Etiquette in Review
Last night, the Culinary Society held a small etiquette class in East Campus 1604. Gathering around dorm tables laden with a smattering of utensils and a bounty of plates and bowls, we feasted on cheese and wine. And, of course, we learned a couple things too…
Approaching the table:
When coming to the table, if you seat is not assigned, allow the host to instruct you where to sit. The typical order will be man-woman-man-woman, starting with the host and moving to the right. (However, this pattern is a bit dated, and often there is no assigned pattern based on gender.) Typically, it is impolite to sit before your host. When sitting, do not curl your legs around the chair legs and do not tuck your legs under the chair. Rather, simply plant your legs on the floor in front of you.
We had fun with this one: Should a lady ever leave or return to the table, the men in her surrounding area should stand out of courtesy. This rule has been deemed sexist nowadays, but in some elite circles it may still be followed.
Once you are seated:
This is how your place settings should be laid out:
As in the movie Titanic, a general rule of thumb is to work from the outside in during service. You will start with the appetizer fork and soup spoon, and move to the main course utensils. Dessert utensils may be on the same level as the other utensils, but they often appear at the top of the plate.
Glasses with be laid out on the top right of the dinner plate starting with the water glass, champagne flute, red wine glass, white wine glass, and the dessert wine wine glass, going from left to right.
Do not start eating until 1) everyone is served or 2) until your host begins to eat. There are exceptions. If the host gives you permission to begin eating, you may. If the people who have not received their food give you permission to begin, you may.
Once you are comfortably seated, take you napkin and unfold it without making too much commotion. Place it in your lap.
Concerning the napkin and proper utensil handling:
The napkin should be loosely folded and placed to the left of your plate should you need to be excused from the table. Do not crumple it up, and do not fold it tightly as it was before the dinner. There is some disagreement as to whether or not it can be placed on the chair.
Do not allow your napkin to touch your nose. You should not sneeze into it either. Never wipe your mouth — dab.
Do not hold your utensils as a barbarian, with fists. Rather hold them delicately, index finger extended and handle of the utensil in your palm.
Once you pick up your utensils, they should never touch the table again. They should be rested on your plate. If you leave the table and you are still finishing your meal, rest the fork at 8 o’clock and the knife at 4, with the utensils slightly crossing. Once you are finished with your meal, you can indicate so by 1) placing both utensils together at 5 o’clock on the plate or 2) placing the fork at 5 o’clock and the knife at the top right corner at an angle. If you were dissatisfied with the meal, cross the utensils in an X in the center of the plate.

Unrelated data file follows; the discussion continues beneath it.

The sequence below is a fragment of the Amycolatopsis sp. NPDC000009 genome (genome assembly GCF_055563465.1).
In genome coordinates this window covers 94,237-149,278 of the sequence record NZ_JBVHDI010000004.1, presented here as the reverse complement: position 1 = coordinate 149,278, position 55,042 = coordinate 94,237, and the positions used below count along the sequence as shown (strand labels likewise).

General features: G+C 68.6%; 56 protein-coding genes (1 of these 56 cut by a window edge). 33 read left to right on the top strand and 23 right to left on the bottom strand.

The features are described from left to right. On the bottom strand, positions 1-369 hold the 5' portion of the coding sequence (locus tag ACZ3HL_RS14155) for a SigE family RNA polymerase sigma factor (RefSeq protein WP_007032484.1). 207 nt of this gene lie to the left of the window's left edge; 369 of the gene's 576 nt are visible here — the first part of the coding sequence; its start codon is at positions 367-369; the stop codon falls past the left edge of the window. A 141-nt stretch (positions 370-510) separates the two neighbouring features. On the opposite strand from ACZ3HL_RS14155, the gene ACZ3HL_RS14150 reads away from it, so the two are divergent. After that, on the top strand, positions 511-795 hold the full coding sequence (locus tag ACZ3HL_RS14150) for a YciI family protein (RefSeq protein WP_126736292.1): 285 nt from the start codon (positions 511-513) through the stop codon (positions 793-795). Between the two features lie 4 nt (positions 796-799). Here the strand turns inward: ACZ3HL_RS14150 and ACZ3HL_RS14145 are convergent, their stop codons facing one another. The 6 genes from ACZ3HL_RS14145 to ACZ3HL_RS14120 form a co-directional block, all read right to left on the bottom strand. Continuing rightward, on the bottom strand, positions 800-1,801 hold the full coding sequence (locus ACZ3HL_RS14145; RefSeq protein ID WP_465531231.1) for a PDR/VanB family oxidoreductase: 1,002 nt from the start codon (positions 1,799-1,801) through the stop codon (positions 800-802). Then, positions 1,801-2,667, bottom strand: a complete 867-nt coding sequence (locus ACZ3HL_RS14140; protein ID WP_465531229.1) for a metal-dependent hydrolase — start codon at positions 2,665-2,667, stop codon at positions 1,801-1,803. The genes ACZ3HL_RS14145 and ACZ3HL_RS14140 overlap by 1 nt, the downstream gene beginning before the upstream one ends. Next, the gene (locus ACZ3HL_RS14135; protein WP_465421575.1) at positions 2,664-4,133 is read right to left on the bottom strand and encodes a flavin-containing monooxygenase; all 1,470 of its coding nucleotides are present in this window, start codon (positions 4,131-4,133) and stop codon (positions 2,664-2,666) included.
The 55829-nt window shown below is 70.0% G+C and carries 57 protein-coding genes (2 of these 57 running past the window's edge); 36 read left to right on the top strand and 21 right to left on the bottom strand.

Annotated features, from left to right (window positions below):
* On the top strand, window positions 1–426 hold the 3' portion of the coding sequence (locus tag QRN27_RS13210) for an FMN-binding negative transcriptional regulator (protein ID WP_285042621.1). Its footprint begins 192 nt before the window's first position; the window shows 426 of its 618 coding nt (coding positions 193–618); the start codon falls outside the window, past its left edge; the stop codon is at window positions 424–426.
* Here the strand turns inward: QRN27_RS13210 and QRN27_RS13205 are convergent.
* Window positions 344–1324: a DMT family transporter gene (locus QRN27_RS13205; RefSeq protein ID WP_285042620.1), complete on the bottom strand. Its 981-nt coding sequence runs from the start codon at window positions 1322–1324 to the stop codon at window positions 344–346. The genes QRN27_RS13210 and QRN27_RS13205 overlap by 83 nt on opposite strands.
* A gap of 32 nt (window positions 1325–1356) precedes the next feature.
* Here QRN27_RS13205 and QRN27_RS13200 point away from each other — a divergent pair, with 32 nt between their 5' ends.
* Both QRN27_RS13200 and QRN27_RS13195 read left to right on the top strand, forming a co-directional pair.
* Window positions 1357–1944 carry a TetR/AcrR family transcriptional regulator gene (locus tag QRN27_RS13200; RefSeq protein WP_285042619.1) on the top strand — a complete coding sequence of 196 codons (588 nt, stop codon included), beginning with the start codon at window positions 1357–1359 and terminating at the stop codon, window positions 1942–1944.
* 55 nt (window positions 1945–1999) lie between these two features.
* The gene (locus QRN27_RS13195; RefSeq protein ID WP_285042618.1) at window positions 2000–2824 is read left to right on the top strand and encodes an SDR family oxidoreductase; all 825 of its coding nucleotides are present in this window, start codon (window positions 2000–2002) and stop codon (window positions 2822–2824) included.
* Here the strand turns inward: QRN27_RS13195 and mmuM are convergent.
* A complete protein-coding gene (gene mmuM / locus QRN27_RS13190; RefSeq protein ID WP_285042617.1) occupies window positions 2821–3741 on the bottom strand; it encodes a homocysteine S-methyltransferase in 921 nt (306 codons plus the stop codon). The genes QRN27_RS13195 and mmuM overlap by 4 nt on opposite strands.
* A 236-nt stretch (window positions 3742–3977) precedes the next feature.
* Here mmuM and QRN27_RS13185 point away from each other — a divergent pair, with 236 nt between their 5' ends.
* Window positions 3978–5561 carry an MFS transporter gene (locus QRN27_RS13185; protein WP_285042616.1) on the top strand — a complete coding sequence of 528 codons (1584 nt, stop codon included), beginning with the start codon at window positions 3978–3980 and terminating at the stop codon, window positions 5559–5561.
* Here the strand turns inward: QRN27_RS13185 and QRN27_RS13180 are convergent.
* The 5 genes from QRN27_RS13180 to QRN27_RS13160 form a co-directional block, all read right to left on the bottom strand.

The host should taste and test the wine before service to the other guests. After he or she has approved, the wine will be first served to the first lady to the right of the head of the table, followed by the rest of the ladies. If you do not care for wine, do not overturn your cup. Simply place your hand gently over the top of the cup to indicate that you would like to abstain. And remember, it would be inconvenient should you drink more than 1-3 glasses of wine in one sitting.
Food should be passed from left to right. (We had fun with this one as well, since food could never be passed to the left. It was hilarious to watch food go all the way around the table to reach its destination.) The plate should not be passed from hand to hand but from table to table. In other words, place the plate on the table rather than in a person’s hand. This may prevent spills. You should never stretch across the table to grab your food.
Do not intercept food being passed to another person.
Salt and pepper should be passed together.
Concerning bread and soup:
Do not try to cut your bread roll. Rather, tear it and butter it one piece at a time. Bread should not be used to sop up soup.
When eating soup, one should sip from the side of the soup spoon, without putting the spoon in the mouth. When you need to get that last bit of soup from the bottom of the bowl, tilt the bowl AWAY from you so as to gather the soup at one end of the bowl.
When inconveniences arise:
Should something unpleasant be in your mouth (such as a tough piece of meat or bone), it should be removed the way it came in. In other words, if you ate a piece of bad meat, it should be spit out onto your fork and placed back on the side of the plate. If it was a finger food (such as olives), you can use your fingers. Fish bones are also acceptable for fingers.
Should you spill, do not use your own napkin. If your napkin should ever fall (or any utensils), do not pick them up. Allow them to be replaced.
Finally, do NOT cough excessively, sneeze, yawn, burp, fart, rest your elbows on the table, or make any impolite dinner talk (such as talk of politics or religion) at the table.
After all that, you should be set!
Written by: Matt